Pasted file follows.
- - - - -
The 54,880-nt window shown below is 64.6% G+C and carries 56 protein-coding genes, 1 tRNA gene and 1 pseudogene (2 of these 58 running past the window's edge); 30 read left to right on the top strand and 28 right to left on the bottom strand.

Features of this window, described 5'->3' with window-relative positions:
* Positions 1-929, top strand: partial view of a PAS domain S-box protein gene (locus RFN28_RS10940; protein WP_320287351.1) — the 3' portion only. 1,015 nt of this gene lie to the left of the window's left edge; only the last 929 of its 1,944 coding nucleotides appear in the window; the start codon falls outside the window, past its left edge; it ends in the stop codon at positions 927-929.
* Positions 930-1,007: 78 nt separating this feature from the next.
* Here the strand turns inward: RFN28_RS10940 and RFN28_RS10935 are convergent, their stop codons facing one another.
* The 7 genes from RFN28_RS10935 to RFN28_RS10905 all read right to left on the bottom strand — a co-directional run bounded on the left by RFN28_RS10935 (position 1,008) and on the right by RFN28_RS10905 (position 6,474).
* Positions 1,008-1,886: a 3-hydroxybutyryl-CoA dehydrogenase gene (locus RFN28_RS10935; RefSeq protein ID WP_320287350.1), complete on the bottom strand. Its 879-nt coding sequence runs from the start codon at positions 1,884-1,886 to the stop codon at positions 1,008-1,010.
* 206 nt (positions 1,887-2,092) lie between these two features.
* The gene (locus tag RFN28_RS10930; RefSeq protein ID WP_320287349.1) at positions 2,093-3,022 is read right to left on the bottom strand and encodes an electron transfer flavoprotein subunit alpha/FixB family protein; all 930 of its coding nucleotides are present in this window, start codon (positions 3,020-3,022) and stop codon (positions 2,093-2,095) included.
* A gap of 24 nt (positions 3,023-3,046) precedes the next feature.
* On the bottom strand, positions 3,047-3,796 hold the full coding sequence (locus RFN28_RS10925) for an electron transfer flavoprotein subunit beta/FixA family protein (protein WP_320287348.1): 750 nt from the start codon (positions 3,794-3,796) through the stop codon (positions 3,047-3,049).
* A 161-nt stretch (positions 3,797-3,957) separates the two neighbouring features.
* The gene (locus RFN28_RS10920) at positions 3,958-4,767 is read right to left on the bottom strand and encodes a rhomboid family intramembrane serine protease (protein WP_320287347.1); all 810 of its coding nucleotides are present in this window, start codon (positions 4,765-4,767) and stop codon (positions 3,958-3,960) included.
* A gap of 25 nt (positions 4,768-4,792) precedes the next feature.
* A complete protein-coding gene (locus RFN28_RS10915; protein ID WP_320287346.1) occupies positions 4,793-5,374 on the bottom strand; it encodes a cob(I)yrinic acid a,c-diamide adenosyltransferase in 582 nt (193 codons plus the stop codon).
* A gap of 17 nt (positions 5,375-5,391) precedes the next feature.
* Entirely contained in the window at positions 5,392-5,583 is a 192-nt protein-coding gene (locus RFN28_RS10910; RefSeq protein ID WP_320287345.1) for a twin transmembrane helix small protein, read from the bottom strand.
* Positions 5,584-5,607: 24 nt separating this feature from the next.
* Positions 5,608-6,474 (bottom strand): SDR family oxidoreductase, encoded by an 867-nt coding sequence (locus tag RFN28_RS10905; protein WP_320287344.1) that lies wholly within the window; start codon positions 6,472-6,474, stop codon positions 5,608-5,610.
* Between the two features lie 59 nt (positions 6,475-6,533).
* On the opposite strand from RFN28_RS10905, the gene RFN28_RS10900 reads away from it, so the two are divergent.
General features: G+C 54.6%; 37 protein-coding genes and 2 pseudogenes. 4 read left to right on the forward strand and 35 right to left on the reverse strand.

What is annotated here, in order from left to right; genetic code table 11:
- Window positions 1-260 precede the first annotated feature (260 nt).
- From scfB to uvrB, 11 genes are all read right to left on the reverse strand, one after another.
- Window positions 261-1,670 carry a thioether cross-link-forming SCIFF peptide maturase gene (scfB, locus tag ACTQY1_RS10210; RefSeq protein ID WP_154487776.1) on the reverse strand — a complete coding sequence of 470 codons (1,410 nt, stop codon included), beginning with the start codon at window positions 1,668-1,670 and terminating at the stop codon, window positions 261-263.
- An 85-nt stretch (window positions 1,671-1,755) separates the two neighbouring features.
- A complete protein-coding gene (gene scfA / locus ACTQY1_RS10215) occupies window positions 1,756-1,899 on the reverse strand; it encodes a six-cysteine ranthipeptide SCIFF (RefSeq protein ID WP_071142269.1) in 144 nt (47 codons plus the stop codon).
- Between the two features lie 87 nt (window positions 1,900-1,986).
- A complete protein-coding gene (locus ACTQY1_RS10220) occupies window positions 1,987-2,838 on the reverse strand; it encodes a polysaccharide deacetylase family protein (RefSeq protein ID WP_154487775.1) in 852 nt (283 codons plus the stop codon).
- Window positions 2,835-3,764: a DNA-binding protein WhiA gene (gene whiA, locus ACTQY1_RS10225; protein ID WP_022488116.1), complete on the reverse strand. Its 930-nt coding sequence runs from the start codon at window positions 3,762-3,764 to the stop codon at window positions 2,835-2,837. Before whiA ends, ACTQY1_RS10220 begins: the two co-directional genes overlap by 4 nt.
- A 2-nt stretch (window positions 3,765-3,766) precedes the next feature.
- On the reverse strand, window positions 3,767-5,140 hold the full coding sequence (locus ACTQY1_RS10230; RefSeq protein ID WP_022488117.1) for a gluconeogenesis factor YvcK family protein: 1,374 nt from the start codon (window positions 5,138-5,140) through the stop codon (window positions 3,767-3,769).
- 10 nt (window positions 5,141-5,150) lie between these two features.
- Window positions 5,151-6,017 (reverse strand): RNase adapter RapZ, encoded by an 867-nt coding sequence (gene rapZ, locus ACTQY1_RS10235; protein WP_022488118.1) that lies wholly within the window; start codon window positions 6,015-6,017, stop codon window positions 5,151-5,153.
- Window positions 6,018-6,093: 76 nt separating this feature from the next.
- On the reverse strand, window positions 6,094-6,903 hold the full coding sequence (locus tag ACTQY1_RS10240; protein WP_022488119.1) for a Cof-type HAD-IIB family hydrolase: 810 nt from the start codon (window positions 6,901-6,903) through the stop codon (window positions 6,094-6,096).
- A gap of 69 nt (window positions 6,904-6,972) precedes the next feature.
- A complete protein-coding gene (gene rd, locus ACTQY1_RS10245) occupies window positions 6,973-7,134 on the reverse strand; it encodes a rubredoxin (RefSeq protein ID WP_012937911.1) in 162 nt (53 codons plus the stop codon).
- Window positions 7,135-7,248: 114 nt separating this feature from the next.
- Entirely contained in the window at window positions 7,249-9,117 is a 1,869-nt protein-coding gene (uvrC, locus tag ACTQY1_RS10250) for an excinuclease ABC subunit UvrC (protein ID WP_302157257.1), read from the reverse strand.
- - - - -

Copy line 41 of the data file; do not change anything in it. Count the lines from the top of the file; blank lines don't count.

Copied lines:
- Entirely contained in the window at window positions 7,249-9,117 is a 1,869-nt protein-coding gene (uvrC, locus tag ACTQY1_RS10250) for an excinuclease ABC subunit UvrC (protein ID WP_302157257.1), read from the reverse strand.